Concept

Bounty jumper

Summary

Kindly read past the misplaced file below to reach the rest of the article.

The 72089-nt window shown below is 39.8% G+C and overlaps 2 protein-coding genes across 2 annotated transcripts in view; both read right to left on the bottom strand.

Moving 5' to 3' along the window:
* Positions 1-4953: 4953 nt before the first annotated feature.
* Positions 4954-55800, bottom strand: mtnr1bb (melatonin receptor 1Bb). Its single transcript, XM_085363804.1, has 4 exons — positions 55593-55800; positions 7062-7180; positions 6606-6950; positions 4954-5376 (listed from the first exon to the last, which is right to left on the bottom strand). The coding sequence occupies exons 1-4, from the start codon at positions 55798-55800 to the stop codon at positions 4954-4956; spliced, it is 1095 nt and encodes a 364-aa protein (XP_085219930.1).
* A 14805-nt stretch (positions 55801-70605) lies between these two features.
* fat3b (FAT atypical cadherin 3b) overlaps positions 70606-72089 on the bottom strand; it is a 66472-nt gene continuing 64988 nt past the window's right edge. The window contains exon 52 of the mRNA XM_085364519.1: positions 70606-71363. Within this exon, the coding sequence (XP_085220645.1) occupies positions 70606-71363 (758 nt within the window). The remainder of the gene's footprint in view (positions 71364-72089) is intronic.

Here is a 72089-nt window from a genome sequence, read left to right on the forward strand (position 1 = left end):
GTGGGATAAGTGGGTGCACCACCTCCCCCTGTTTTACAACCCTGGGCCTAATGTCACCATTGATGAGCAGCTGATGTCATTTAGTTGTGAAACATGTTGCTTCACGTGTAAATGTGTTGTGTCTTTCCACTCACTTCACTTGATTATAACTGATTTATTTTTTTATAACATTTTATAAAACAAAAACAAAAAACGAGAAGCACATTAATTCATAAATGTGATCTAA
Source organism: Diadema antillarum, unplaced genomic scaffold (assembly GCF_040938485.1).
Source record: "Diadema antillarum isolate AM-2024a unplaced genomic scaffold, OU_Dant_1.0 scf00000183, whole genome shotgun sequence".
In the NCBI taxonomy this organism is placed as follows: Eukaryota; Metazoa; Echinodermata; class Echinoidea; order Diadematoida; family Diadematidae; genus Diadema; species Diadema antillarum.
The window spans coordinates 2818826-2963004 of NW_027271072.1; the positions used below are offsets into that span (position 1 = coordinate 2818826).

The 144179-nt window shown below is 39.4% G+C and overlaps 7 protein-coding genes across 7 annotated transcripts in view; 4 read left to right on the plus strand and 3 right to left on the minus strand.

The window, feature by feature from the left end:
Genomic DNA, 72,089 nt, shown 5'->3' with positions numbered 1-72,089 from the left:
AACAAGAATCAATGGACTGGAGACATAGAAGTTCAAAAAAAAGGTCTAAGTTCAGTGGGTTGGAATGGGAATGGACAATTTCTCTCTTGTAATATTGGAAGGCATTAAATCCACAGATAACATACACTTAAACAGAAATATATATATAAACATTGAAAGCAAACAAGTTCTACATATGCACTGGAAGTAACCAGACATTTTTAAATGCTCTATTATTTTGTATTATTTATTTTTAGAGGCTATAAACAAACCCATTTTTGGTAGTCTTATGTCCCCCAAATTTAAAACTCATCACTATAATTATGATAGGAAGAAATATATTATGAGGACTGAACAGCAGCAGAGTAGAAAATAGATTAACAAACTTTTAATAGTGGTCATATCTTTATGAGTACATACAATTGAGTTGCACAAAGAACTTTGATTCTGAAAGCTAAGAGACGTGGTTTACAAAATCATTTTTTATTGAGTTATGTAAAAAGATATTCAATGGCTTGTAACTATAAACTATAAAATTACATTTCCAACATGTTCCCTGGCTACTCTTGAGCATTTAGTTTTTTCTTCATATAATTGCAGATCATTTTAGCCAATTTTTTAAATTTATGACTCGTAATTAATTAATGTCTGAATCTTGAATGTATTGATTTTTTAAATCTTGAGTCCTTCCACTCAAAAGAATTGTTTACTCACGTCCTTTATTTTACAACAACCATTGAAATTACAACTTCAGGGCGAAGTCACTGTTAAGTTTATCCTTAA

Bounty jumpers were men who enlisted in the Union or Confederate army during the American Civil War only to collect a bounty and then leave. The Enrollment Act of 1863 instituted conscription but allowed individuals to pay a bounty to someone else to fight in their place. Bounty jumpers commonly enlisted numerous times in the army, collecting many bounties in the process. Being a bounty jumper was more profitable in the North. A month after the Battle of Fort Sumter the United States Congress passed a law allowing for bounties up to 300.TheConfederategovernmentdidlikewise,startingat300. The Confederate government did likewise, starting at 50 and then later in the war increased the bounty to 100.AstheUSdollarwasworthmorethantheConfederatedollareverwas,regardlessofthe100. As the US dollar was worth more than the Confederate dollar ever was, regardless of the 200 disparity, the Northern government had greater luck with bounties, and was more likely to have to deal with bounty jumpers. With state and local governments also adding to bounties, the total could amount to 1000,aconsiderableamount.AsthetypicalNorthernprivatewaspaid1000, a considerable amount. As the typical Northern private was paid 13 a month, the bonuses were considerable. Typically, the bounty jumper would desert his unit before arriving on the front lines, traveling to a new area to gain another bounty. One bounty jumper collected at least 32 bounties. Another bounty jumper, John Larney aka "Mollie Matches", claimed to have enlisted and deserted from 93 regiments for bounties. Due to the number of bounty jumpers taking advantage of being substitutes for those drafted, the Confederate Congress withdrew the law making substitutions possible in December 1863. Not all bounty jumpers successfully left their new unit. During the Battle of Spotsylvania Court House in 1864, one bounty jumper who was a member of the 35th Massachusetts Regiment shouted "Retreat!" causing the entire unit to panic and run back to their earthworks. A popular place for bounty jumpers to go to was New York City. At one time 3,000 professional bounty jumpers were believed to be in the city. A dozen a day were found in a brief campaign to catch jumpers in February 1863; many were caught while enjoying a brothel.
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